The face panels 2 and 4 are all of the same configuration, as best seen in FIG. 3. Each face panel includes a main section 21 terminating at each end 22, 23 in three right-angle bends extending inwardly of the panel, i.e. towards the opposite face panel. Thus, end 22 includes the three right-angle bends 22a, 22b, 22c, and end 23 includes the three right-angle bends 23a, 23b, 23c. These bends at both ends are in the same direction, so that the free leg 22c is disposed in front of the main section 21 of the panel, whereas the free leg 23c overlies the opposite end of the main section of the panel. Also, the dimensions of the three bends at end 22 are slightly larger than those at end 23, so as to permit the bends at the latter end of one panel to be nested within the bends at the former end of the adjacent like panel, thereby enabling a plurality of panels to be assembled in interlocking relationship with respect to each other.

The diagonal panels 6 are also all of the same configuration, as best seen in FIGS. 4 and 5. Each includes a main panel section 61 terminating in an acute-angle bend 62 at one end, and in a double-bend 63 at the opposite end. The inner bend 63a of the double-bend 63 forms an obtuse angle with respect to the main panel section 61, whereas the outer bend 63b forms an acute angle to the inner bend 63a.

In addition, the main panel section 61 of the diagonal panels 6 are formed with openings 64 (FIG. 5) to permit the passage therethrough of the filling material 8.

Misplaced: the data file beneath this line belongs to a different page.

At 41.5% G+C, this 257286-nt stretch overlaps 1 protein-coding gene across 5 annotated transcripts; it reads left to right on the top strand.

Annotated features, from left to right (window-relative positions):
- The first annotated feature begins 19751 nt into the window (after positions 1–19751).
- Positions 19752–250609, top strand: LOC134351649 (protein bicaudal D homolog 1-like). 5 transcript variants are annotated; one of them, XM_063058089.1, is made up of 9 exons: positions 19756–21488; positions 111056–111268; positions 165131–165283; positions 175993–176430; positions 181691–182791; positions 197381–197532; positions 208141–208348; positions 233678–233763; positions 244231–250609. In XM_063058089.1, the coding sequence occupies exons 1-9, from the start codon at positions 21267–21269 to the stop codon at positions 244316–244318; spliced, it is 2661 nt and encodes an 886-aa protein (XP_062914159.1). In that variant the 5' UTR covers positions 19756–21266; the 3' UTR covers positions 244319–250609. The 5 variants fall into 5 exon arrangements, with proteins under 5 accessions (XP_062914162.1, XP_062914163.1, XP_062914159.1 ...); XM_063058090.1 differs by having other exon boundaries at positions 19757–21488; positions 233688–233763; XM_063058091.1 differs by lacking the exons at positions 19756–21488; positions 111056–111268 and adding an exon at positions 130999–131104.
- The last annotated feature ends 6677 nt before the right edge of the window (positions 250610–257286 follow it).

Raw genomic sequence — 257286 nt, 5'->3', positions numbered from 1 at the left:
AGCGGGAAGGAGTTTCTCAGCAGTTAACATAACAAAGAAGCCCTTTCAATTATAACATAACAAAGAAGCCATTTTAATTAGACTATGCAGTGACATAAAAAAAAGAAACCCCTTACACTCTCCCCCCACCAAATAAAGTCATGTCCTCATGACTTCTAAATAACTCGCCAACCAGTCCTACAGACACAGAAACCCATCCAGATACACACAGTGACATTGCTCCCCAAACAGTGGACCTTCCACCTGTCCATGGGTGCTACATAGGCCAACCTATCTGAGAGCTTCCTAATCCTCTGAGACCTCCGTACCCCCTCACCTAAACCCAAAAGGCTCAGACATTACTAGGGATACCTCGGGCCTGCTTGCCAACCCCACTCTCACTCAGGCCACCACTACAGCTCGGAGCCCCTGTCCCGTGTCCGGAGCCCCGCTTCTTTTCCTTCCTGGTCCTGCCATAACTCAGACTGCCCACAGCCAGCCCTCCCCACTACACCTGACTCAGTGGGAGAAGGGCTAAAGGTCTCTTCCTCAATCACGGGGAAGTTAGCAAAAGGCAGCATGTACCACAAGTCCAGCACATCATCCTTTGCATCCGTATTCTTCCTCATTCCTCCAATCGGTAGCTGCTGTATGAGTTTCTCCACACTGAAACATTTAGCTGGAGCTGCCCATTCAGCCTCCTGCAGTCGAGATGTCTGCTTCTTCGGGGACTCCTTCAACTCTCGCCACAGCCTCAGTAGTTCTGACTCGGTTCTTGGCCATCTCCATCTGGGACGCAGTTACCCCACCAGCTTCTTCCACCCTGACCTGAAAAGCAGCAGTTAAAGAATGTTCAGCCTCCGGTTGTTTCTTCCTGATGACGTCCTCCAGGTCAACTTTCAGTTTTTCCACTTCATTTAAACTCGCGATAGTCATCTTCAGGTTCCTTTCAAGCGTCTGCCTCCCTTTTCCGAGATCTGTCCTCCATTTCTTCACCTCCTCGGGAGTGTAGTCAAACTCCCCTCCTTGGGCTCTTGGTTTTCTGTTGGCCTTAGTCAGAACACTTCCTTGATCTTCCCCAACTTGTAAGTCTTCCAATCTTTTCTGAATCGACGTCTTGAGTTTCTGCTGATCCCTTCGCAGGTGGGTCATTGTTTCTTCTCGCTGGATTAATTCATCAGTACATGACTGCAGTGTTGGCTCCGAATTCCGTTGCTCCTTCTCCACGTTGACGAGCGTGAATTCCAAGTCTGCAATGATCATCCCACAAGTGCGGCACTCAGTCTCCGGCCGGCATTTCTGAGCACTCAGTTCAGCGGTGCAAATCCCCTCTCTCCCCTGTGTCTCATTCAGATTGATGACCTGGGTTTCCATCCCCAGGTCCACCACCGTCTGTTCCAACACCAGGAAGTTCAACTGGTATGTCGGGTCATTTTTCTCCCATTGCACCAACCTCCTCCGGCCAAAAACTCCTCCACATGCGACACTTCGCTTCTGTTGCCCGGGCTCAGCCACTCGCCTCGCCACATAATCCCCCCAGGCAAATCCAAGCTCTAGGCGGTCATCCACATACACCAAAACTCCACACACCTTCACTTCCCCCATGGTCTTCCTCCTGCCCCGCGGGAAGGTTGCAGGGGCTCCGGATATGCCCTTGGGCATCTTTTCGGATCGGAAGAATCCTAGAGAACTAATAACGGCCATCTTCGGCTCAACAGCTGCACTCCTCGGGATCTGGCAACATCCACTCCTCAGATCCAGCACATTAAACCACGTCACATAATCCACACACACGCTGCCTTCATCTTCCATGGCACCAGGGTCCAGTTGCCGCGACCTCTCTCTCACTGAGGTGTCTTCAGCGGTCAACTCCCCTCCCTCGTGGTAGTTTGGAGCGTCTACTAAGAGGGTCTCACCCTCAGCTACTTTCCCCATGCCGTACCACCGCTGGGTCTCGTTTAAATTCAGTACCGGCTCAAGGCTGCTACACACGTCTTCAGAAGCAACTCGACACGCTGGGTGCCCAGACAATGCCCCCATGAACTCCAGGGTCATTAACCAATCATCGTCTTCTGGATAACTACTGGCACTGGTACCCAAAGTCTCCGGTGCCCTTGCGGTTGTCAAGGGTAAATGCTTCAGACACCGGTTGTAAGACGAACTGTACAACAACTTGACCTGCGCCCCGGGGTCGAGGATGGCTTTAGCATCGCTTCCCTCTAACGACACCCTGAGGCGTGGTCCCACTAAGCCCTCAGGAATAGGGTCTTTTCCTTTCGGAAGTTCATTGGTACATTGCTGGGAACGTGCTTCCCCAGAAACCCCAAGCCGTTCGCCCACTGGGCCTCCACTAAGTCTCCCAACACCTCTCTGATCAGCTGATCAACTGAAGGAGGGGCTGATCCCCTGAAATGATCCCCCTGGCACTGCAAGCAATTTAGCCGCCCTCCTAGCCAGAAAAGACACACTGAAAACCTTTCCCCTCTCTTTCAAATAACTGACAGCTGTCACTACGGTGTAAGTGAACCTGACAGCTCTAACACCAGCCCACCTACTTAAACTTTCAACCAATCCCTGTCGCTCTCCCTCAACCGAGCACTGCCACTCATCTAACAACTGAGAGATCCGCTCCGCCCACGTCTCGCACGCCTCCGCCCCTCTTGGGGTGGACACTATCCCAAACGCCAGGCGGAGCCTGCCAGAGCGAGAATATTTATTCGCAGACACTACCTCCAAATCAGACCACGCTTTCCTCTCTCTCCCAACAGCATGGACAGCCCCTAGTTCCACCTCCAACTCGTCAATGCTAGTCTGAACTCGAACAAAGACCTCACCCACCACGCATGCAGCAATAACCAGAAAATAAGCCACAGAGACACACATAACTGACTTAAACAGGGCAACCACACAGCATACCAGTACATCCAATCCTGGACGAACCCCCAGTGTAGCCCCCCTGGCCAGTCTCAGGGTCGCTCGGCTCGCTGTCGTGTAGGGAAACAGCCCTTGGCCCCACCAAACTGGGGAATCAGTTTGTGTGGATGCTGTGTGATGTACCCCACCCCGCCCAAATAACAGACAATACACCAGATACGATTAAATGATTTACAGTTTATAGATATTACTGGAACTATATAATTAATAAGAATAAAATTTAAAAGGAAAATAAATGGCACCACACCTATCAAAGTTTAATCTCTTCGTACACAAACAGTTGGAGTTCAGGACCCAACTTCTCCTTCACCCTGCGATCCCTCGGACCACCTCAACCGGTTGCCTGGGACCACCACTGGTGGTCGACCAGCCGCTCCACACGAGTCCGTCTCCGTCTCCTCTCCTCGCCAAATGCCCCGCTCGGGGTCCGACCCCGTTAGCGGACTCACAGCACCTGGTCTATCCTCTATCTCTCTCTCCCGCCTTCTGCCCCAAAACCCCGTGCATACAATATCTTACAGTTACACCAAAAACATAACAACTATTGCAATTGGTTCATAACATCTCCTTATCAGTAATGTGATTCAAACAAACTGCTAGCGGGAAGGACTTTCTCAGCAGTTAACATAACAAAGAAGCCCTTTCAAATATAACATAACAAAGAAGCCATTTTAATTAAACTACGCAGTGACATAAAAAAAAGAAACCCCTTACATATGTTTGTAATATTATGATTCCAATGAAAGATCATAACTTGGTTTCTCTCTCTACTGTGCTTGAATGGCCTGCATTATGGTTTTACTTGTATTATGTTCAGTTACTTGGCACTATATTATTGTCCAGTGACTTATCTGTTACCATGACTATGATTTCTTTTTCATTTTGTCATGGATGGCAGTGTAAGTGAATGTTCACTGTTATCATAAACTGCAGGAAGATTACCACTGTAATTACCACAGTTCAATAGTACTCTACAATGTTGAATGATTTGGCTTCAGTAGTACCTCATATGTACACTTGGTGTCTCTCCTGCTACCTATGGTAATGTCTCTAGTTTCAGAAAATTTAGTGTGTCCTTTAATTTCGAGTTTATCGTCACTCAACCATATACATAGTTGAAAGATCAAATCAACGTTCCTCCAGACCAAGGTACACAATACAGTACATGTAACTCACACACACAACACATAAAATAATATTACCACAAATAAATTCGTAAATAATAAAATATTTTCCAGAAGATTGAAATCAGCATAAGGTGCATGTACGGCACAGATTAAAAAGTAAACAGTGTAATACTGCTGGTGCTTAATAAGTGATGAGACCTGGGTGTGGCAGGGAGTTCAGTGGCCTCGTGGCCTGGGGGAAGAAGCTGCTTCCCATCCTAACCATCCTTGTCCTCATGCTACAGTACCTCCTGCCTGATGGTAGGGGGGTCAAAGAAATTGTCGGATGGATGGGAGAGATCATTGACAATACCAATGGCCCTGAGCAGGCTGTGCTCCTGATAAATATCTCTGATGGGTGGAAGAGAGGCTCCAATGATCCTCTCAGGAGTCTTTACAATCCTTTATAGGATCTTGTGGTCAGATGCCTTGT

FIG. 6 best illustrates the manner in which a plurality of the panels 2, 4, and 6 are all interlocked with respect to each other to form the two faces of the wall structure and the diagonals inbetween. Thus, with respect to the interlocking of the face panels 2 and 4, it will be seen that end 23 of one face panel is received within the opposite end 22 of the next adjacent face panel, so that the main panel sections 21 of all the face panels at that side of the wall structure are substantially flush with each other, with the interlocking ends extending inwardly towards the panels of the other face. With respect to the interlocking of the diagonal panels 6, the double-bend end 63 of one such panel is received over the nested free legs 22c, 23c of the respective face panels, and extends at a diagonal in one direction; whereas the single-bend end 62 of another such panel 6 is received over the latter legs and extends also diagonally between the two groups of face panels 2, 4, but at about a 90 angle to the previously-mentioned diagonal panel 6. The diagonal panels 6, thus interlocked with each other and with the face panels 2, 4, extend in a saw-tooth configuration between the face panels.